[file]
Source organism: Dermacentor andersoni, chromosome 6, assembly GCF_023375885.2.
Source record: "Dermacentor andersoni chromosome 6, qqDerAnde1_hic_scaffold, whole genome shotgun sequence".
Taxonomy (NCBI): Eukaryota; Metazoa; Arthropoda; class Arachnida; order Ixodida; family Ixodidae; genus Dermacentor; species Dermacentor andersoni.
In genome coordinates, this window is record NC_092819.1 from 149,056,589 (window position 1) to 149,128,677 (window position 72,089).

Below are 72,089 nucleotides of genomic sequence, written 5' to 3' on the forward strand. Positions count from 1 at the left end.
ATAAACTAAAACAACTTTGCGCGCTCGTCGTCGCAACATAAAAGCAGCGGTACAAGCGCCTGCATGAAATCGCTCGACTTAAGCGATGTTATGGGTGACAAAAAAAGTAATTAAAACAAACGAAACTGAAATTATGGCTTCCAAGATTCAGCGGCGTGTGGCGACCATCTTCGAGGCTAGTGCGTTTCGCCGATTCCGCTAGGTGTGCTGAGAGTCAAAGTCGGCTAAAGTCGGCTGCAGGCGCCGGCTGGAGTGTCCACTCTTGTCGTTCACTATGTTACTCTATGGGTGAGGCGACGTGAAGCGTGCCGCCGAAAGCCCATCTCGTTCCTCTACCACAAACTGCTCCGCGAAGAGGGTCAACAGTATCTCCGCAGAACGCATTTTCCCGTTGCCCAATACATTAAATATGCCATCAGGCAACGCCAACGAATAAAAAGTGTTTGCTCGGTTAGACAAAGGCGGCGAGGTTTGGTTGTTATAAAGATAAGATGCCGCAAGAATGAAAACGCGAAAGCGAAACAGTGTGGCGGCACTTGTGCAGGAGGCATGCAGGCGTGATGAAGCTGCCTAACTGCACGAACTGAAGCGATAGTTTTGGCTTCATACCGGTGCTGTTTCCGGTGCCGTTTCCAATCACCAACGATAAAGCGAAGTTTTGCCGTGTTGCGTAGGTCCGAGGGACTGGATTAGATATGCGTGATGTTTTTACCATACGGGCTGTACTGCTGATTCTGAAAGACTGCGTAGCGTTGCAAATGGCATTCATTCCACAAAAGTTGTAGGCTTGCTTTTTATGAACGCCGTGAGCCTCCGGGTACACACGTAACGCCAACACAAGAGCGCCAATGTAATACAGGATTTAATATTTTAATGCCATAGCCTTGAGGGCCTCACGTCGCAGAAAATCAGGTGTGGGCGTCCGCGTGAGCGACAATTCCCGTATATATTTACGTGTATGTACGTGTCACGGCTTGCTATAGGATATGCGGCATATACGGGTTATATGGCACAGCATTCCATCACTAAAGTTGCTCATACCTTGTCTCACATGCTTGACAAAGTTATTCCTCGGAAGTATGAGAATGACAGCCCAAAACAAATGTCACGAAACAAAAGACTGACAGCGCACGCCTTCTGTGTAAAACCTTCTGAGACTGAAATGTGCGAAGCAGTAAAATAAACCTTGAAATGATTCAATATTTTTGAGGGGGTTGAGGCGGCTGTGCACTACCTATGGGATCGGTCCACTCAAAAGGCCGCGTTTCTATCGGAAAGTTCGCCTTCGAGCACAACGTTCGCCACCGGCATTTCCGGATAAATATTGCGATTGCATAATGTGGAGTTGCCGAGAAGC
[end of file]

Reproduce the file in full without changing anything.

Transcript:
Source organism: Dermacentor andersoni, chromosome 6, assembly GCF_023375885.2.
Source record: "Dermacentor andersoni chromosome 6, qqDerAnde1_hic_scaffold, whole genome shotgun sequence".
Taxonomy (NCBI): Eukaryota; Metazoa; Arthropoda; class Arachnida; order Ixodida; family Ixodidae; genus Dermacentor; species Dermacentor andersoni.
In genome coordinates, this window is record NC_092819.1 from 149,056,589 (window position 1) to 149,128,677 (window position 72,089).

Below are 72,089 nucleotides of genomic sequence, written 5' to 3' on the forward strand. Positions count from 1 at the left end.
ATAAACTAAAACAACTTTGCGCGCTCGTCGTCGCAACATAAAAGCAGCGGTACAAGCGCCTGCATGAAATCGCTCGACTTAAGCGATGTTATGGGTGACAAAAAAAGTAATTAAAACAAACGAAACTGAAATTATGGCTTCCAAGATTCAGCGGCGTGTGGCGACCATCTTCGAGGCTAGTGCGTTTCGCCGATTCCGCTAGGTGTGCTGAGAGTCAAAGTCGGCTAAAGTCGGCTGCAGGCGCCGGCTGGAGTGTCCACTCTTGTCGTTCACTATGTTACTCTATGGGTGAGGCGACGTGAAGCGTGCCGCCGAAAGCCCATCTCGTTCCTCTACCACAAACTGCTCCGCGAAGAGGGTCAACAGTATCTCCGCAGAACGCATTTTCCCGTTGCCCAATACATTAAATATGCCATCAGGCAACGCCAACGAATAAAAAGTGTTTGCTCGGTTAGACAAAGGCGGCGAGGTTTGGTTGTTATAAAGATAAGATGCCGCAAGAATGAAAACGCGAAAGCGAAACAGTGTGGCGGCACTTGTGCAGGAGGCATGCAGGCGTGATGAAGCTGCCTAACTGCACGAACTGAAGCGATAGTTTTGGCTTCATACCGGTGCTGTTTCCGGTGCCGTTTCCAATCACCAACGATAAAGCGAAGTTTTGCCGTGTTGCGTAGGTCCGAGGGACTGGATTAGATATGCGTGATGTTTTTACCATACGGGCTGTACTGCTGATTCTGAAAGACTGCGTAGCGTTGCAAATGGCATTCATTCCACAAAAGTTGTAGGCTTGCTTTTTATGAACGCCGTGAGCCTCCGGGTACACACGTAACGCCAACACAAGAGCGCCAATGTAATACAGGATTTAATATTTTAATGCCATAGCCTTGAGGGCCTCACGTCGCAGAAAATCAGGTGTGGGCGTCCGCGTGAGCGACAATTCCCGTATATATTTACGTGTATGTACGTGTCACGGCTTGCTATAGGATATGCGGCATATACGGGTTATATGGCACAGCATTCCATCACTAAAGTTGCTCATACCTTGTCTCACATGCTTGACAAAGTTATTCCTCGGAAGTATGAGAATGACAGCCCAAAACAAATGTCACGAAACAAAAGACTGACAGCGCACGCCTTCTGTGTAAAACCTTCTGAGACTGAAATGTGCGAAGCAGTAAAATAAACCTTGAAATGATTCAATATTTTTGAGGGGGTTGAGGCGGCTGTGCACTACCTATGGGATCGGTCCACTCAAAAGGCCGCGTTTCTATCGGAAAGTTCGCCTTCGAGCACAACGTTCGCCACCGGCATTTCCGGATAAATATTGCGATTGCATAATGTGGAGTTGCCGAGAAGC